Advice and identity in institutional talk: A conversation analytic study of academic advising at the undergraduate level

Alda M Norris, Purdue University


Despite the importance of advising experiences, very little is known about the interpersonal communication dynamics of these interactions. This study addresses that knowledge gap by providing an analysis of audio recordings of advising sessions as they occurred in the offices of five academic advisors who met with undergraduate advisees (n= 28). Conversation Analysis is utilized to reveal how advisors and advisees orient to their roles during conversation and how advice-giving unfolds in direct and indirect ways. As advising sessions are situated within the larger institutional framework of the university, in-depth interviews with the advisors were also conducted. Results indicate academic advisors offer both solicited and unsolicited advice to students in ways that reference an identity as institutional agents, balancing that identity with a personalized approach to advice-giving. The advice-giving sequences tend to promote an agenda of student responsibility, though important exceptions are addressed. A unique contribution is the finding about the role of technology in advising encounters. The presence of computers is utilized as a conversational resource by both advisors and advisees in opening spaces for advice sequences. The full ecology of the advising encounter must be accounted for in describing and formulating recommendations for improvements.^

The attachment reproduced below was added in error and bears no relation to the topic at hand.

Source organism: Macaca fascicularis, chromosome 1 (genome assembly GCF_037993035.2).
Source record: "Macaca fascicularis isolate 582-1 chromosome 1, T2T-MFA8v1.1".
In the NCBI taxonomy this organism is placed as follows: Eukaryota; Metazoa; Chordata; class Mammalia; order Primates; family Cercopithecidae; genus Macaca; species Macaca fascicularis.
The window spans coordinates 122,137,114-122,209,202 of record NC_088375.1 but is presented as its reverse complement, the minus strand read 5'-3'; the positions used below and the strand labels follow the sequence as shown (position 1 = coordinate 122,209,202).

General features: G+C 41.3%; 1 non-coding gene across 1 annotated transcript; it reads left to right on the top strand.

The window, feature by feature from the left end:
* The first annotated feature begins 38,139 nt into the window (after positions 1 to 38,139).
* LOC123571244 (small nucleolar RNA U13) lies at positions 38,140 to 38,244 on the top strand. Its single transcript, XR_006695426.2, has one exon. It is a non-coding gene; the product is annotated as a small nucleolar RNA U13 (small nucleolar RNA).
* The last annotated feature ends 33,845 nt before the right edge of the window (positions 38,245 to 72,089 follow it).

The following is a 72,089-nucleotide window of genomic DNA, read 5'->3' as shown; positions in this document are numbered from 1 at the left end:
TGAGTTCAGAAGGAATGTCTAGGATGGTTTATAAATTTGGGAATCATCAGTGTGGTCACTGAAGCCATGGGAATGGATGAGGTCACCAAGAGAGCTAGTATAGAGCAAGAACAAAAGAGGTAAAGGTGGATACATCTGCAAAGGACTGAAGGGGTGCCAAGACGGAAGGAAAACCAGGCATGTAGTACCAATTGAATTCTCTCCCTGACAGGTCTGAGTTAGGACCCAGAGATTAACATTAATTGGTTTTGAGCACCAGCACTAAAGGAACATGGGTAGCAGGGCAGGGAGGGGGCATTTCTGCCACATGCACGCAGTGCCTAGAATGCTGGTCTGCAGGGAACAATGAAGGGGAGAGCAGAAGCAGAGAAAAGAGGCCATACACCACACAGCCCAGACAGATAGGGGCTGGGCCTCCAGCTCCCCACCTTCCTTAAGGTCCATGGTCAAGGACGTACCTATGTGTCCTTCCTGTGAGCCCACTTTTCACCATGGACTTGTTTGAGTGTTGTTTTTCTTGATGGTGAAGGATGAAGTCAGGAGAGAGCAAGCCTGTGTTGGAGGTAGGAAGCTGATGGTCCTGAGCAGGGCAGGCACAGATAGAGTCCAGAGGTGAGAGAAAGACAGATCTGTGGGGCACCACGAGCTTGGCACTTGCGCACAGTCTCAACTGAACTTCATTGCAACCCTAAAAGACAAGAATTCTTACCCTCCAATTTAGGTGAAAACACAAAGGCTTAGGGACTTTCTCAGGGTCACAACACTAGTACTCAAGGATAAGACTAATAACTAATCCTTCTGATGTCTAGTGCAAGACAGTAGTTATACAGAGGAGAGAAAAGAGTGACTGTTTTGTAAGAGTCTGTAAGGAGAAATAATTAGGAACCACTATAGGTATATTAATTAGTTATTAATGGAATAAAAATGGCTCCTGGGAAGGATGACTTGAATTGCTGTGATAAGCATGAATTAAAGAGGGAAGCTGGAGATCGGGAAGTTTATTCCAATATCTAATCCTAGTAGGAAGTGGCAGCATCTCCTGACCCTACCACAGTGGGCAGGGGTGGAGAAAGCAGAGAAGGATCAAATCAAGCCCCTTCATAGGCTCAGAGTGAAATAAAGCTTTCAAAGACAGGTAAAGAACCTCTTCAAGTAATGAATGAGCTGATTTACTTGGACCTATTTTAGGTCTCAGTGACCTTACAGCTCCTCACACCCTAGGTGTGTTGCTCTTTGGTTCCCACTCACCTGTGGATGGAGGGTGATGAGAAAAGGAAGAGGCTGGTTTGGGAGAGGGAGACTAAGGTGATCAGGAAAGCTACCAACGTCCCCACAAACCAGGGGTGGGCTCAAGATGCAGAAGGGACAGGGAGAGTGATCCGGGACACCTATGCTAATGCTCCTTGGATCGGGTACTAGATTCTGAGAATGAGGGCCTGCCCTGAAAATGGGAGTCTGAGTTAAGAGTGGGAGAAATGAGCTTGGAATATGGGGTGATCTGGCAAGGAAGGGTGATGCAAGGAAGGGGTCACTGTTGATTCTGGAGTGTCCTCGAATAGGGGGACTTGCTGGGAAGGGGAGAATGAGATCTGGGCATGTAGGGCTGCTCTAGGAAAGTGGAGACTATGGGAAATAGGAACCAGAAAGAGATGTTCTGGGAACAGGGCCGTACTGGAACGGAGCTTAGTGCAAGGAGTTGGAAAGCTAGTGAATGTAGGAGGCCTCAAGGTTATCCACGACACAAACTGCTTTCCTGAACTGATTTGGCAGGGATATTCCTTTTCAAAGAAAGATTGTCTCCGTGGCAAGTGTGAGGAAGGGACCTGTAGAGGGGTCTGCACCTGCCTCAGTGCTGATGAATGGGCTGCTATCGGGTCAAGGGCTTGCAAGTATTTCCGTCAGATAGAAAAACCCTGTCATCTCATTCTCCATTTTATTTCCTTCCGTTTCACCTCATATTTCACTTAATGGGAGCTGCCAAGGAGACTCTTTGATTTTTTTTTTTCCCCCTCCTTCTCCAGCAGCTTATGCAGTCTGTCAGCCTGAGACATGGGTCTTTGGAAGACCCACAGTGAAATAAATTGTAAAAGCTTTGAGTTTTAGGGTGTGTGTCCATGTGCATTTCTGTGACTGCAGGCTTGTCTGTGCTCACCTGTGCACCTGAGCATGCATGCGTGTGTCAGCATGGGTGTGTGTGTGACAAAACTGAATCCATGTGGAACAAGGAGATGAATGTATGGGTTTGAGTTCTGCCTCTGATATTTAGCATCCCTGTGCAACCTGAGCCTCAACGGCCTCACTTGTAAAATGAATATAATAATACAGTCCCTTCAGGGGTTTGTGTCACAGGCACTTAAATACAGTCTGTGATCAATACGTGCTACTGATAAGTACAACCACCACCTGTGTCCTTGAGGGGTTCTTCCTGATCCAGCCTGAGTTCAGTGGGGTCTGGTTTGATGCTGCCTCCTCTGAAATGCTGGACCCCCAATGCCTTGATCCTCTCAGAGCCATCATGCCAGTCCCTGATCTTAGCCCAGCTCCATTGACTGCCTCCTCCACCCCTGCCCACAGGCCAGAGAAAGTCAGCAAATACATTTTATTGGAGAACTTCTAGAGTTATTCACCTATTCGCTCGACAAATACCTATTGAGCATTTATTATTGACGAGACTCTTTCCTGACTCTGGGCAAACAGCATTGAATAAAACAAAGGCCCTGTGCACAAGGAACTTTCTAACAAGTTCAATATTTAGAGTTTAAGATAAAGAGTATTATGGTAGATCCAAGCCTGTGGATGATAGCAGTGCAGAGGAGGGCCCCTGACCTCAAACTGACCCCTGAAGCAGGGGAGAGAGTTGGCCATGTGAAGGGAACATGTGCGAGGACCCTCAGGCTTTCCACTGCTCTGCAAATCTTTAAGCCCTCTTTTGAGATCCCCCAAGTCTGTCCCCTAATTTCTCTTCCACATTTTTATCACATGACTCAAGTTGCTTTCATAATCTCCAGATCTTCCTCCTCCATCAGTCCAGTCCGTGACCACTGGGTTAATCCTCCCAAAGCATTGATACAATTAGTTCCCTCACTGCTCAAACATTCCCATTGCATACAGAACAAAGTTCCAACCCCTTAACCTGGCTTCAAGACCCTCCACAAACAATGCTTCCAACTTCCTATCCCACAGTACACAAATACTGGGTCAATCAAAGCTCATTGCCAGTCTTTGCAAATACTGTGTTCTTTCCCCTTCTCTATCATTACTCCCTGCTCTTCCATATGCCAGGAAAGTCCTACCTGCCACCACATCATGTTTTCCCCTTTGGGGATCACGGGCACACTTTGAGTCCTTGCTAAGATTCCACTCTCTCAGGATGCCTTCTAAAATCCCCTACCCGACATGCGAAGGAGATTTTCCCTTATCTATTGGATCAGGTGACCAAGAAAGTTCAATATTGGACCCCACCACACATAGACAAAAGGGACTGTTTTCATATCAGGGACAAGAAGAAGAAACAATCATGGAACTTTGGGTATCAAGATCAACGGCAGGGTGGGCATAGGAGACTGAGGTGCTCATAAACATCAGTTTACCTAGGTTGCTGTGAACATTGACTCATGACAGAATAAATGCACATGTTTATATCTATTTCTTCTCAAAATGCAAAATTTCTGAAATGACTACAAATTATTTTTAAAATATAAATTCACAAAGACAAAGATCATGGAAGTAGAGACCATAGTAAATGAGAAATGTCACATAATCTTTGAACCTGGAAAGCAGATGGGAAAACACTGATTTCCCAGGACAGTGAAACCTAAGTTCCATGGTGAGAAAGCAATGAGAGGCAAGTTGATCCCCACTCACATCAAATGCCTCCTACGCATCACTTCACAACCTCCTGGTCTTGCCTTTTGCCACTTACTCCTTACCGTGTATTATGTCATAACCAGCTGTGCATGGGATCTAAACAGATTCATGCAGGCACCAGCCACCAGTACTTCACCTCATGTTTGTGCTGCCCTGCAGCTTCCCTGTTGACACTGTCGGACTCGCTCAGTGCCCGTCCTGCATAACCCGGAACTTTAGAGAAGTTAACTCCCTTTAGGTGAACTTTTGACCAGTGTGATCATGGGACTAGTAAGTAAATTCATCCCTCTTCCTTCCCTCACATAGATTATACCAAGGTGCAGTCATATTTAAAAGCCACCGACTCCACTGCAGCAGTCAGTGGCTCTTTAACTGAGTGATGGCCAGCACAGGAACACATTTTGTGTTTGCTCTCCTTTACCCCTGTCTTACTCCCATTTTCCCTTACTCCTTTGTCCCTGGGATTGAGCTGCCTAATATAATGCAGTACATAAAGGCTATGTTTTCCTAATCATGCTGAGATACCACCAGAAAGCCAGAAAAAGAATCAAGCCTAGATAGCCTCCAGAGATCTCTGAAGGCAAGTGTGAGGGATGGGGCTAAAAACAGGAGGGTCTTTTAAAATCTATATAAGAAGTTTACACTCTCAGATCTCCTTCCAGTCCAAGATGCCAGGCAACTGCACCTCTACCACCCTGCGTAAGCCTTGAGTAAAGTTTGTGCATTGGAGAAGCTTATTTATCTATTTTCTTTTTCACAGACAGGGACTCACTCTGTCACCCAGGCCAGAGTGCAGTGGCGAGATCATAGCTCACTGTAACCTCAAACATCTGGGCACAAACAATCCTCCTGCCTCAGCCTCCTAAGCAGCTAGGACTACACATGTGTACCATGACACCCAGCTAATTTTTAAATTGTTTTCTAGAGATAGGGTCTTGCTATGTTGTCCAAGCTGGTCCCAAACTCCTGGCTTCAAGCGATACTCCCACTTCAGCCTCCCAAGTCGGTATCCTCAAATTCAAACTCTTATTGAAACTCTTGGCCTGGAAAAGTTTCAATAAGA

Felicia Roberts, Purdue University.

Subject Area

Speech Communication|Education, Guidance and Counseling

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